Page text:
Brattleboro's G.S. Precision sues former employee for stealing secrets, employees

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BRATTLEBORO >> G.S. Precision has filed a complaint against a former employee it alleges is sharing proprietary information with his new employer.

In addition, according to documents filed with the U.S. District Court for the District of Vermont, G.S. Precision is accusing Edward Hewey, of Spofford, N.H., of recruiting active employees to work for his new employer, Sisson Engineering, in Northfield, Mass.

Hewey, a sales engineering manager at G.S. Precision, came to work for the company after G.S. Precision acquired Knapp & Koester, in Keene, N.H.

"During his employment for G.S. Precision, Defendant Hewey was responsible for — among other things, understanding the requirements of G.S. Precision's customers and G.S. Precision's capabilities to meet those needs, as well as understanding the supply chain and the special processing of components," states the complaint.

Because of his position at the company, Hewey had access to "confidential, proprietary and GSP Trade Secret information," most specifically information for a component for an aerospace company identified as "Company A."

According to the court document, "G.S. Precision has spent significant resources to develop the methods to fabricate the part-specific products that Customer A requires."

Hewey also had access to engineering information, customer lists, customers' part drawings, cost information, information about quotation and pricing strategies, marketing plans and methods of operation. Hewey's job entailed developing professional relationships with Customer A and other G.S. Precision customers and potential customers, key suppliers, subcontractors and distributors.

Hewey signed a non-disclosure agreement with G.S. Precision, but in February 2015 he left the company to become Sisson's general manager.

By September, states the complaint, G.S. Precision became concerned that Hewey was recruiting its employees to come work for Sisson, "possibly for the purpose of improperly obtaining confidential, propriety or GSP Trade Secret information."

According to the complaint, Hewey convinced three employees, all former Knappe & Koester employees, to quit and come to work for him at Sisson, "several of whom had direct knowledge and involvement in the manufacturing processes and other confidential, proprietary and GSP Trade Secret information related to Customer A ..."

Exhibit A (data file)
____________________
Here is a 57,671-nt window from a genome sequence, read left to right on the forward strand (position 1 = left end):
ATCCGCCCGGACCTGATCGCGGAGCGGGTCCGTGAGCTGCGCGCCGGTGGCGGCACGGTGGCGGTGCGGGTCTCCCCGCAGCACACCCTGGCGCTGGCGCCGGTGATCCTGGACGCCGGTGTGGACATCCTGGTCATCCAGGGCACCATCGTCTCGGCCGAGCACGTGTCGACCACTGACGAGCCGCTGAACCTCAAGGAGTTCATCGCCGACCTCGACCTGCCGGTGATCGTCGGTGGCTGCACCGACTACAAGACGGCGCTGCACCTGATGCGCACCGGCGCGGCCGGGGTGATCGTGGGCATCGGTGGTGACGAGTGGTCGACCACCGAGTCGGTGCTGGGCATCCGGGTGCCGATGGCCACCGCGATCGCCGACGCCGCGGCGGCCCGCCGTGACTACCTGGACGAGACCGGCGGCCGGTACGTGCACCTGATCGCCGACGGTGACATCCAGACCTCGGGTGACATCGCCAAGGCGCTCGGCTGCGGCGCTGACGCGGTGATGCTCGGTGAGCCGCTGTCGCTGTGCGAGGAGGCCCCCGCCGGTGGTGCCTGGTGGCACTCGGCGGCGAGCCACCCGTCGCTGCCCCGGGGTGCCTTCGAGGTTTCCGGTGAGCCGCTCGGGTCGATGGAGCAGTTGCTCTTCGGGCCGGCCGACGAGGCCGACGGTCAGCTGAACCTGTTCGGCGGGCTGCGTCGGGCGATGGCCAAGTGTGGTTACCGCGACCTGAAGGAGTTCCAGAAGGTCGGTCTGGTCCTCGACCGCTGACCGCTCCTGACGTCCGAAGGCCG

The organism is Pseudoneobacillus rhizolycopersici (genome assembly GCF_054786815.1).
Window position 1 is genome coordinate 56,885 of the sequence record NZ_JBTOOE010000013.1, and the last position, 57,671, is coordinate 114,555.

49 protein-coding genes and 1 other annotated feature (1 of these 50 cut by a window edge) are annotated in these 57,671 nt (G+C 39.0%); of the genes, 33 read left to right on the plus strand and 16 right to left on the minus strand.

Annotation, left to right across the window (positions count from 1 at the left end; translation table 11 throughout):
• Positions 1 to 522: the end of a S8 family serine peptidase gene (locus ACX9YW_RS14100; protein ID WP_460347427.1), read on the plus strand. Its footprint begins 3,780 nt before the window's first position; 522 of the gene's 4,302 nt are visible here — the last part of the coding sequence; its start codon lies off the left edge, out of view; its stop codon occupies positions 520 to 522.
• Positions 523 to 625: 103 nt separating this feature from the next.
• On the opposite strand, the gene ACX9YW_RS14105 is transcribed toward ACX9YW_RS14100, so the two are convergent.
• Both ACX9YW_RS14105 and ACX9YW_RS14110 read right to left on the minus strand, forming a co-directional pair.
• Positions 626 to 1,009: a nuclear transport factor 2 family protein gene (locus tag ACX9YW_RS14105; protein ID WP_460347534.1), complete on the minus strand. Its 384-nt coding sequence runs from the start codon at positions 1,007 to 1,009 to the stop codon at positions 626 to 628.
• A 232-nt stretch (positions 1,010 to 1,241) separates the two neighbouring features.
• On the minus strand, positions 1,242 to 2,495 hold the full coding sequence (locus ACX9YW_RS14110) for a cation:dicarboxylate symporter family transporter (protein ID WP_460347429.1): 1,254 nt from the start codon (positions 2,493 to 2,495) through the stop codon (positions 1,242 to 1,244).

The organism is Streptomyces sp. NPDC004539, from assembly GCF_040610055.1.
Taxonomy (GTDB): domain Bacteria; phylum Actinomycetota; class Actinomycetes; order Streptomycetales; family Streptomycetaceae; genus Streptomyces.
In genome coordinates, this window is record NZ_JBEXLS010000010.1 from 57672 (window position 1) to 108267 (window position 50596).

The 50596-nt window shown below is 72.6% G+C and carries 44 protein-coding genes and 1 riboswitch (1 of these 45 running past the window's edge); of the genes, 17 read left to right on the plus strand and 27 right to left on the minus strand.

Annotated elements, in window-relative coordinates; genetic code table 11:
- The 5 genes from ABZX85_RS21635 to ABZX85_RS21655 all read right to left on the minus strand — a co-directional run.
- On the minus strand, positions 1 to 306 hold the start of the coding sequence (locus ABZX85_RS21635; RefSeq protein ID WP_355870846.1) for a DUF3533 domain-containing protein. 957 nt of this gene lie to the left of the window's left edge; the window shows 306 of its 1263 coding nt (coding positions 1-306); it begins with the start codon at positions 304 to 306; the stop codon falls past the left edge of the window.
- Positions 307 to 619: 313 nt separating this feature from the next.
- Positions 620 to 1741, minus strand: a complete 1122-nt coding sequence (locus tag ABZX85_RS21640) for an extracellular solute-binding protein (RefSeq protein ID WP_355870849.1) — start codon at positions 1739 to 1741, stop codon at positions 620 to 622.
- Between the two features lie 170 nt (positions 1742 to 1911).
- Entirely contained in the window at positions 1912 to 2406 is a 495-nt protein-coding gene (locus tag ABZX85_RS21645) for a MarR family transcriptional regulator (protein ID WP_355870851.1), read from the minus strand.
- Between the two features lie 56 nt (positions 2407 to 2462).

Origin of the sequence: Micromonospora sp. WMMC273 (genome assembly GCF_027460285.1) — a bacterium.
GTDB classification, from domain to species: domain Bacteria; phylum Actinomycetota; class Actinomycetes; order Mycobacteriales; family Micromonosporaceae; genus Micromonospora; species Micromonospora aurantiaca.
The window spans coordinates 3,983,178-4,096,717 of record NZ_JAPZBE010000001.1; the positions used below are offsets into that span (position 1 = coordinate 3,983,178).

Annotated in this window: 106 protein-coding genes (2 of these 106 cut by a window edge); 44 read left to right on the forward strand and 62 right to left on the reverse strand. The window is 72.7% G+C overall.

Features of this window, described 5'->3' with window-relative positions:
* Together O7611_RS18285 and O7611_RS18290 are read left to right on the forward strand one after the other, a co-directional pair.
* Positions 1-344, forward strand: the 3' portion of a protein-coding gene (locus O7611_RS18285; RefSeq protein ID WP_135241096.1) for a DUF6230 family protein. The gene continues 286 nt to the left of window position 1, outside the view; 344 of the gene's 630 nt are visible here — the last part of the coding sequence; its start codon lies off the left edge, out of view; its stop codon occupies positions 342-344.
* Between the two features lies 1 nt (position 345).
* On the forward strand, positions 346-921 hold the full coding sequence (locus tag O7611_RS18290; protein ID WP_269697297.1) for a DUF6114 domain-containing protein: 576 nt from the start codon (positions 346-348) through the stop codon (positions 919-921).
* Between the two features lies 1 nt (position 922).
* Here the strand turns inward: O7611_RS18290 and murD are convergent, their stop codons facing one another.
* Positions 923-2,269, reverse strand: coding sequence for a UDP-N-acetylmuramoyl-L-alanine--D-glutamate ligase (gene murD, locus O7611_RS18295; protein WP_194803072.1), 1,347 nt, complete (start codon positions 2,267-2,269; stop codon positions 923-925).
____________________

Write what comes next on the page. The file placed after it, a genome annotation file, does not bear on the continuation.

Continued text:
Hewey also solicited a fourth employee to come to work for him, but that employee turned down the offer, states the complaint.

Before one of the employees came to work for him at Sisson, states the complaint, that employee supplied Hewey with "highly guarded technical documents" in an effort "to unlawfully acquire an unfair commercial advantage for Sisson (and generate new business from Customer A using this improperly acquired information)."

This employee did not initially accept Hewey's offer of employment, but she did agree to and did perform consulting services for Sisson without notifying G.S. Precision, states the complaint. In October, the employee was again offered another job at Sisson, at which time Hewey allegedly said the employee should "grab the tooling sheets for (the component)." The employee left G.S. Precision shortly thereafter and took a job with Sisson.

"G.S. Precision learned that (the employee) had, on or about October 21, 2015 (the day before her abrupt resignation) sent numerous e-mails containing proprietary, confidential and GSP Trade Secret information ... to another non-G.S. Precision e-mail account ... Upon investigation, G.S. Precision learned that (the employee) convinced a co-worker to provide her with access to other documents and files that she did not have permission to access."

G.S. Precision also learned that the employee attempted to e-mail information directly to Hewey's account at Sisson, stating "Hang on to these for me until I get there. Thanks." This employee also attempted unsuccessfully, multiple times, to download information, including details of Customer A's component to a USB device, notes the complaint.

When confronted about the activity, the employee said it had been done "in poor judgment" and "for sentimental reasons."

G.S. Precision is asking the federal court to prevent Hewey and Sisson from using the allegedly purloined information for a competitive advantage. It is also asking the court to award "all damages incurred as a result of Defendant Hewey's unlawful conduct," as well as attorney's fees, and court costs. G.S. Precision also asked the court for punitive damages in accordance with Vermont's Trade Secrets Act.

"As a result of Defendant Hewey's misappropriation and threatened misappropriation of G.S. Precision's Trade Secrets, G.S. Precision has incurred irreparable harm and may incur further irreparable harm," states the document.

Bob Audette can be contacted at 802-254-2311, ext. 160


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